EU commission gives advice to HGV drivers on border crossing registrations

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The European Commission has published information for lorry drivers regarding when and where border crossings should registered via tachograph.

EU commission gives advice to HGV drivers on border crossing registrations
Photo: Timon91 / Flickr / CC BY-NC 2.0
As has been well documented on Trans.INFO, last month the EU Mobility Package’s latest measures entered into force, including the legal requirement for border crossings to be registered via tachograph.

Failure to do so can result in fines, as the German road policing authority has confirmed.

Not long before the new rules became applicable, the Dutch road transport association, TLN, called for more flexibility with the rules. It warned that the rules could lead to chaotic scenes at rest stops near borders, or even see lorry drivers take to the hard shoulder in order to register crossings. Therefore, it recommended a change in the law to allow drivers to record the border crossing at the first planned stop.

As it turns out, the European Commission believes the rules as they are currently written do allow a degree of flexibility.

Here are the key points stated by the Commission in its latest Mobility Package Q&A:

Don’t use the hard shoulder

It won’t come as a surprise that using the hard shoulder is considered a no-no by the Commission:

“The hard shoulder or emergency lane of a road should not be considered a “possible stopping place” for the sole purpose of complying with this provision, as this would most likely be in breach of road safety requirements, such as national traffic rules.”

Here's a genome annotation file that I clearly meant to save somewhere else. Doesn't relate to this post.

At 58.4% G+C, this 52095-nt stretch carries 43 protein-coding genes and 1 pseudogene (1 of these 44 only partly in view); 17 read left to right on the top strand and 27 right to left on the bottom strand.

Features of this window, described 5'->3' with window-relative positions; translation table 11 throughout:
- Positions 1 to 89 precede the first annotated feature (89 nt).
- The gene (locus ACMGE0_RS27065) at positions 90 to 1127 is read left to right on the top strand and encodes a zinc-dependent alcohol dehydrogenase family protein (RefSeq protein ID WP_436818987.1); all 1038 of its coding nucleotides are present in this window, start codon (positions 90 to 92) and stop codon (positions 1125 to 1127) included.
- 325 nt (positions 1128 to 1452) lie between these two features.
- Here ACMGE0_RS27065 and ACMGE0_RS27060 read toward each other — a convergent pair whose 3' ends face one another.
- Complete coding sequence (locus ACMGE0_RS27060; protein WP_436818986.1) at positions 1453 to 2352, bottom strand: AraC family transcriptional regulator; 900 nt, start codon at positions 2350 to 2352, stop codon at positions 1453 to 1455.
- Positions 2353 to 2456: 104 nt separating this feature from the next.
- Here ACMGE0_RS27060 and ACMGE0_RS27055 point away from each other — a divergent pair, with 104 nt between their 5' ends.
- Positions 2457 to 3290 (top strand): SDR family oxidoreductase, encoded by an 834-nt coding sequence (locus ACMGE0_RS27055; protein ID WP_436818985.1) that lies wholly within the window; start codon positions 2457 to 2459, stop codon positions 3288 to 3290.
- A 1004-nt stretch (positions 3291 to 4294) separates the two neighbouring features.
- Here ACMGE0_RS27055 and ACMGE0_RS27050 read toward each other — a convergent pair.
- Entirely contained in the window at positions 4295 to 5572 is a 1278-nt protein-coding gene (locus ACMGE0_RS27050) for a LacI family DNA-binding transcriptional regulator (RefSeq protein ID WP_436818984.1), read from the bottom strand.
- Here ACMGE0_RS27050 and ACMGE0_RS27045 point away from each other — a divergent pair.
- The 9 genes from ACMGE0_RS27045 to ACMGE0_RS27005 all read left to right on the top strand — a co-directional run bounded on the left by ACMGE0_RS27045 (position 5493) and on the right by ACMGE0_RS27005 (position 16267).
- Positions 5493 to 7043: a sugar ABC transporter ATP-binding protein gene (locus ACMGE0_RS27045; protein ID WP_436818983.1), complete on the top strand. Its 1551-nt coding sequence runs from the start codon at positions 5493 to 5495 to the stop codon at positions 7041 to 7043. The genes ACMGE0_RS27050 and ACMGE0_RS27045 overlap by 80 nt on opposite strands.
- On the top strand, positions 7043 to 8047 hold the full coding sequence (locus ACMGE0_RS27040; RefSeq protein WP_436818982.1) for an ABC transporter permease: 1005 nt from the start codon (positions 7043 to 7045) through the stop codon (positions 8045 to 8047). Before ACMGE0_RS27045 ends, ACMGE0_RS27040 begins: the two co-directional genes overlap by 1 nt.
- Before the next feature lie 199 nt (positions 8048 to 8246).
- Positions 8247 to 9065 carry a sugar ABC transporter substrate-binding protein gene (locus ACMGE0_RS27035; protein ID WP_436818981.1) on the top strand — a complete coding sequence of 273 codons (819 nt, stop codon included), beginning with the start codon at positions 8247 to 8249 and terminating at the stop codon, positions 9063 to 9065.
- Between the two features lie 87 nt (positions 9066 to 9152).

Lorry drivers can continue journey if a parking area is full

The Commission also advises that lorry drivers may avoid crowded parking areas near border crossings and make their registration at the next safe stopping point:

“Having crossed a border, a driver sees that the deceleration lane to the first parking area is blocked and/or the parking is already at full capacity. In this situation, the driver has two options: either adding to the congestion of the deceleration lane, or continuing his/her route. Where the first option endangers road safety (notably for vehicles behind), such congested parking area should not be considered a “possible stopping place” within the meaning of Regulation (EU) No 165/2014. The driver should choose the second option and continue his/her route until the next possible stopping place. Consequently, the same parking area may be “the nearest possible stopping place” for one driver, but not for another one who passes by it at another time or date.“

Authorities must take into account road safety concerns when policing the rules

“Enforcement authorities, who will ultimately enforce this provision on the ground, are expected to apply point (f) of Article 34(6) and the second sub-paragraph of Article 34(7) of Regulation (EU) No 165/2014 taking into account road safety concerns and the flexibility that the concept of “nearest possible stopping place” entails. Therefore, when checking compliance with the obligation to record border crossings on the tachograph, they must take into account all traffic circumstances and road safety constraints.”


Photo: Timon91 / Flickr / CC BY-NC 2.0

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